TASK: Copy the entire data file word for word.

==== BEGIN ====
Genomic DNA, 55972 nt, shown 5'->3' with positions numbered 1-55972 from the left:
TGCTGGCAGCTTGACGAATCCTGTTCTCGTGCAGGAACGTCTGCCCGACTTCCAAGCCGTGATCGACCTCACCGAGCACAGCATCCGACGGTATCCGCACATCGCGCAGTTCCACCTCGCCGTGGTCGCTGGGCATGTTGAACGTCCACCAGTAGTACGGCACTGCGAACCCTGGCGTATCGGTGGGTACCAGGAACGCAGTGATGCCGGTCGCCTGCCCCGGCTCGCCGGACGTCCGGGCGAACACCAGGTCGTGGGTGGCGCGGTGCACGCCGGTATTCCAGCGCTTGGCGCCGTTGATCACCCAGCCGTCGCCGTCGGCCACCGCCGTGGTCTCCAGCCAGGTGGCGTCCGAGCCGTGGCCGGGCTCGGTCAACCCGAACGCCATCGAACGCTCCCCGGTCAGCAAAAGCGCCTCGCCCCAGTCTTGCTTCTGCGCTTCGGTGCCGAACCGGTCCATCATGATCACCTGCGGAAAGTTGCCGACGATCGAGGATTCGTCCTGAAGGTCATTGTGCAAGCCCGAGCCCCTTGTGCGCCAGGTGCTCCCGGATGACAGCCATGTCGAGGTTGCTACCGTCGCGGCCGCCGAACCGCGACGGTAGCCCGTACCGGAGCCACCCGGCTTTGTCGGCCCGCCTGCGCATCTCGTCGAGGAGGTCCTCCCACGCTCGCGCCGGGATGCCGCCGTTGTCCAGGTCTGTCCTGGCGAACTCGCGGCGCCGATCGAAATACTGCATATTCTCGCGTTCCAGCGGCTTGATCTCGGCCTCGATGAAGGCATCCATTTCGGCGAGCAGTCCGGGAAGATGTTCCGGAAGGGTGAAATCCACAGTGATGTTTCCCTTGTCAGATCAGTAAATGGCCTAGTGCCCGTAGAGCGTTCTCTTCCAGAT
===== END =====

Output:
Genomic DNA, 55972 nt, shown 5'->3' with positions numbered 1-55972 from the left:
TGCTGGCAGCTTGACGAATCCTGTTCTCGTGCAGGAACGTCTGCCCGACTTCCAAGCCGTGATCGACCTCACCGAGCACAGCATCCGACGGTATCCGCACATCGCGCAGTTCCACCTCGCCGTGGTCGCTGGGCATGTTGAACGTCCACCAGTAGTACGGCACTGCGAACCCTGGCGTATCGGTGGGTACCAGGAACGCAGTGATGCCGGTCGCCTGCCCCGGCTCGCCGGACGTCCGGGCGAACACCAGGTCGTGGGTGGCGCGGTGCACGCCGGTATTCCAGCGCTTGGCGCCGTTGATCACCCAGCCGTCGCCGTCGGCCACCGCCGTGGTCTCCAGCCAGGTGGCGTCCGAGCCGTGGCCGGGCTCGGTCAACCCGAACGCCATCGAACGCTCCCCGGTCAGCAAAAGCGCCTCGCCCCAGTCTTGCTTCTGCGCTTCGGTGCCGAACCGGTCCATCATGATCACCTGCGGAAAGTTGCCGACGATCGAGGATTCGTCCTGAAGGTCATTGTGCAAGCCCGAGCCCCTTGTGCGCCAGGTGCTCCCGGATGACAGCCATGTCGAGGTTGCTACCGTCGCGGCCGCCGAACCGCGACGGTAGCCCGTACCGGAGCCACCCGGCTTTGTCGGCCCGCCTGCGCATCTCGTCGAGGAGGTCCTCCCACGCTCGCGCCGGGATGCCGCCGTTGTCCAGGTCTGTCCTGGCGAACTCGCGGCGCCGATCGAAATACTGCATATTCTCGCGTTCCAGCGGCTTGATCTCGGCCTCGATGAAGGCATCCATTTCGGCGAGCAGTCCGGGAAGATGTTCCGGAAGGGTGAAATCCACAGTGATGTTTCCCTTGTCAGATCAGTAAATGGCCTAGTGCCCGTAGAGCGTTCTCTTCCAGAT